Time seems to slow as the wave comes toward me. It is impossibly high, blocking out the stars and sliver of moon above. It goes on for miles in either direction. The brown, churning water is waiting to swallow me up. The white foam licks hungrily at the land, waiting.

Then time unfreezes, and I hear someone screaming. A terrible, ear piercing scream. Then I realize it’s me. But I don’t stop. I just grab the edge of the closest wooden picnic table for dear life, and squeeze my eyes shut.

Then the tsunami takes me, and everything goes black.

Return to Very short stories.

The Forces

by Nibir Mannaf
(Kolkata, West Bengal, India)

For years, land and water had co-existed ….

The dark clouds looming overhead witnessed a severe battle below. The two armies were ready. The conditions were in our favour. At my command, my army charged headlong into the battle. My soldiers wore blue uniforms. The rivals bearing the powers of the land wore greenish-brown ones. The clouds roared their defiance overhead. Just as we were gaining the upper hand, someone, I don’t know who, cried for me to watch out. But I knew that looking behind would only take me off my guard. I broke to the left. A sword whizzed past. I drew out mine and cornered my rival. The swords clashed against each other. I caused a thunder to fall on him. Max was very well-skilled. He wounded me despite his own wounds, causing my sword to spill from my hands as I stumbled upon a rock. He stood above me, a grim figure. A blinding bolt of lightning illuminated his face and informed me of his next move. He struck out. I managed to move aside just in time with just a cut on my shoulder. A pedestal standing beside me crashed to the ground. I drew out the only weapon I had with me – a dagger I’d received in my childhood. I lurched forwards just as he raised his sword high to make the finishing blow. I drove the dagger into his body. He fell to the ground in a heap with a cry of disbelief that echoed all over the battlefield. I had little energy left. I sank on my knees.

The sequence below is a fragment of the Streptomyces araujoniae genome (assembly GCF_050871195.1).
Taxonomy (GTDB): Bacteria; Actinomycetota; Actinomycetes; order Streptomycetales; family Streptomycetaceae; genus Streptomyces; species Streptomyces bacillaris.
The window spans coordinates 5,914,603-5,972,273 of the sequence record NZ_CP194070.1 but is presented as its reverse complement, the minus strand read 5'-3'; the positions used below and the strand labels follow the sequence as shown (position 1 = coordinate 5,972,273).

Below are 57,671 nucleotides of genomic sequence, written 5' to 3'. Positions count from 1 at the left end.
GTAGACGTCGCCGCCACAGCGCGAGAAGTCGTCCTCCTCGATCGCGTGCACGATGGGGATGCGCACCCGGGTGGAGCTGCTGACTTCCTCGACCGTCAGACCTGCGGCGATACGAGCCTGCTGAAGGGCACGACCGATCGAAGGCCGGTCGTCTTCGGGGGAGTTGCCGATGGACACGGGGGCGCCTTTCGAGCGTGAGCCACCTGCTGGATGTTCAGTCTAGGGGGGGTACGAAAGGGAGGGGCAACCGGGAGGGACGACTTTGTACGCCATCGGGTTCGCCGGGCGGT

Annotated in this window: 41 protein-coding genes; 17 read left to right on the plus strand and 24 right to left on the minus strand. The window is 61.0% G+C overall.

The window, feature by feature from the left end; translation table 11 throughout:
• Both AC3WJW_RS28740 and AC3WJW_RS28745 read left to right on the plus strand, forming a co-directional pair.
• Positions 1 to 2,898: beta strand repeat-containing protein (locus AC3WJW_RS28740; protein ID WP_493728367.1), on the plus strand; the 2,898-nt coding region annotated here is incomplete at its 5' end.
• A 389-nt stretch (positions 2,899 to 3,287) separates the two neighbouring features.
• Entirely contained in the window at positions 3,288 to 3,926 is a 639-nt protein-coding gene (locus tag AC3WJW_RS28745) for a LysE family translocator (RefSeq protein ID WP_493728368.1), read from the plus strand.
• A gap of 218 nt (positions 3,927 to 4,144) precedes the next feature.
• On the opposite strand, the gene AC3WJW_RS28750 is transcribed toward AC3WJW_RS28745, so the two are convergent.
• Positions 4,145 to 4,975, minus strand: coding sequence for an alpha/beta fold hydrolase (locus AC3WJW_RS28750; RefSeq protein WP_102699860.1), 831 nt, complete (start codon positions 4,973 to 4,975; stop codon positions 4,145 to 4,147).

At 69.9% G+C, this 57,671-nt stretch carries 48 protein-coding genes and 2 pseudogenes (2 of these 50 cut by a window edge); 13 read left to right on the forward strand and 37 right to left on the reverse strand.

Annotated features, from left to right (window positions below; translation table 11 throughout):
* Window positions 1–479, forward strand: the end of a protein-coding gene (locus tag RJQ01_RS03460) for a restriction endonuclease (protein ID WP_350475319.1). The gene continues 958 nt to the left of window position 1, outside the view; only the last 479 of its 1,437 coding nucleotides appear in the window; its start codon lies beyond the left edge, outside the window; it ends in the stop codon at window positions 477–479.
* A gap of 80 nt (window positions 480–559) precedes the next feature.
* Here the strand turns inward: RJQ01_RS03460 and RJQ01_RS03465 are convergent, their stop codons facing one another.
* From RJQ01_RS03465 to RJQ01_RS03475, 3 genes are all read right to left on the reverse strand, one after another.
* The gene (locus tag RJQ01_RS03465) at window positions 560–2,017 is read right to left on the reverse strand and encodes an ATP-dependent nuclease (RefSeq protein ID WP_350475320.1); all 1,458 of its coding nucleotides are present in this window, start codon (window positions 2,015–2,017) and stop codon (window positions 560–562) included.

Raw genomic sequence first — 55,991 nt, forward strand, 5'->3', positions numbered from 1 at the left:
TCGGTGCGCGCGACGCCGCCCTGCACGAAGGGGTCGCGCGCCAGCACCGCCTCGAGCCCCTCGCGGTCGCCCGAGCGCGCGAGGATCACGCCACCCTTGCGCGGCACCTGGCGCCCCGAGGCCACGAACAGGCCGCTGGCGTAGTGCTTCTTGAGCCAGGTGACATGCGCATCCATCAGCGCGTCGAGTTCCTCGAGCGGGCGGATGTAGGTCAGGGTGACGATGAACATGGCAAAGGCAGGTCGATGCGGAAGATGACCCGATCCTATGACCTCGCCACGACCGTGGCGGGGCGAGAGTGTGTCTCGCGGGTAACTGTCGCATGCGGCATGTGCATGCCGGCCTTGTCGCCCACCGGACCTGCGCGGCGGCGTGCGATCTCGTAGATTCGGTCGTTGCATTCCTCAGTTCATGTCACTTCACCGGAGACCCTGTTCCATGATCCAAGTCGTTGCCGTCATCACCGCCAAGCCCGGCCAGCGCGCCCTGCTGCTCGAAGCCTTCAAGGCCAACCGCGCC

Return to Very short stories.

Lizard Attack!

by Gael Edwards
(Phoenix, Arizona, USA)

It is a well known fact, I have no love for reptiles. Nor do I have any tolerance for shoes, handbags, belts or anything else made from reptiles whether it is real or faux.

However, what I am about to tell you is a true story and one I still have not quite gotten over and still gives me the creeps and makes my skin crawl whenever I think about the incident.

A few years ago, as I got home from work, pulled into the driveway, got out of the car and approached the front door I noticed a lizard on the outside wall of the house next to the screen door. Well, my heart stopped or at least dropped to my feet. I began to panic and thought to myself what to do now? That was the only entrance into the house.